Authors: Simon P. Forster, Sandro Olveira, Stefan Seeger
Addresses: Institute of Physical Chemistry, University of Zurich, Winterthurerstrasse 190, 8057 Zurich, Switzerland. ' Institute of Physical Chemistry, University of Zurich, Winterthurerstrasse 190, 8057 Zurich, Switzerland. ' Institute of Physical Chemistry, University of Zurich, Winterthurerstrasse 190, 8057 Zurich, Switzerland
Abstract: Nanotechnology is one of the key research areas of the 21st century affecting several different disciplines and industries. Amongst leading scientists there is growing awareness about the tremendous impact this field will have on society and the economy. It is forecast to become possibly even more important than for example the invention of the steam engine or the discovery of penicillin. However, the vast amount of research projects associated with nanotechnology makes it increasingly difficult to distinguish between promises for future products and real applications that are already in the market. The situation is even more complicated by the fact that nano is not a protected and well-defined term. Therefore it is also misused for marketing purposes of non-nano products. This paper is intended to contribute to a clearer picture about scientific developments and subsequently commercialised nanotechnological applications. In order to deliver a cohesive review, the focus was laid on six nanotechnology fields relevant for end-consumers (pharmaceutical, cosmetic, food, textile, automotive and construction). For the database search, a working definition was devised to discriminate nano from non-nano applications. In the present paper both scientific background information and market data about the nano-enabled products are presented, to reach the goal of combining economic analyses and chemical insights into nanotechnology. The results show that some commercialised technologies have several application fields, whereas others are only found in one market. Furthermore, it was demonstrated that regarding turnovers the pharmaceutical sector is currently the most important of the six considered nanotechnology markets, but all of them are expected to grow significantly in the future.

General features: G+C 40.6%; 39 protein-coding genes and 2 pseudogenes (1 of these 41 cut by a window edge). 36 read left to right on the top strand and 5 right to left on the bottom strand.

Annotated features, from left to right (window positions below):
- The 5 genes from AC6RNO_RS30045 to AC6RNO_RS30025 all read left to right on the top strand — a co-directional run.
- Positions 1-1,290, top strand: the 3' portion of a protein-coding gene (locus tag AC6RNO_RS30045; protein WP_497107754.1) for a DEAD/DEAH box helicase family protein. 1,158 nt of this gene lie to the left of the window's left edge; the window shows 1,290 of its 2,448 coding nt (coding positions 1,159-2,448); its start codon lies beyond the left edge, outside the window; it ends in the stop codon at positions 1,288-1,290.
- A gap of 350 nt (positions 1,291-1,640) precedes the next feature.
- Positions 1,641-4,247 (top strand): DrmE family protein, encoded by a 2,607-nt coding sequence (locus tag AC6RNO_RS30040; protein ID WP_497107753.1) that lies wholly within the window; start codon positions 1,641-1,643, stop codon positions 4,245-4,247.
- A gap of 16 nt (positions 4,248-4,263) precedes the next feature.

Keywords: nanotechnology markets; pharmaceuticals; cosmetics; food industry; textiles; automotive industry; construction industry; forecasting; commercialisation; nano-enabled products.
International Journal of Nanotechnology, 2011 Vol.8 No.6/7, pp.592 - 613
Available online: 19 May 2011 *Full-text access for editors Access for subscribers Purchase this article Comment on this article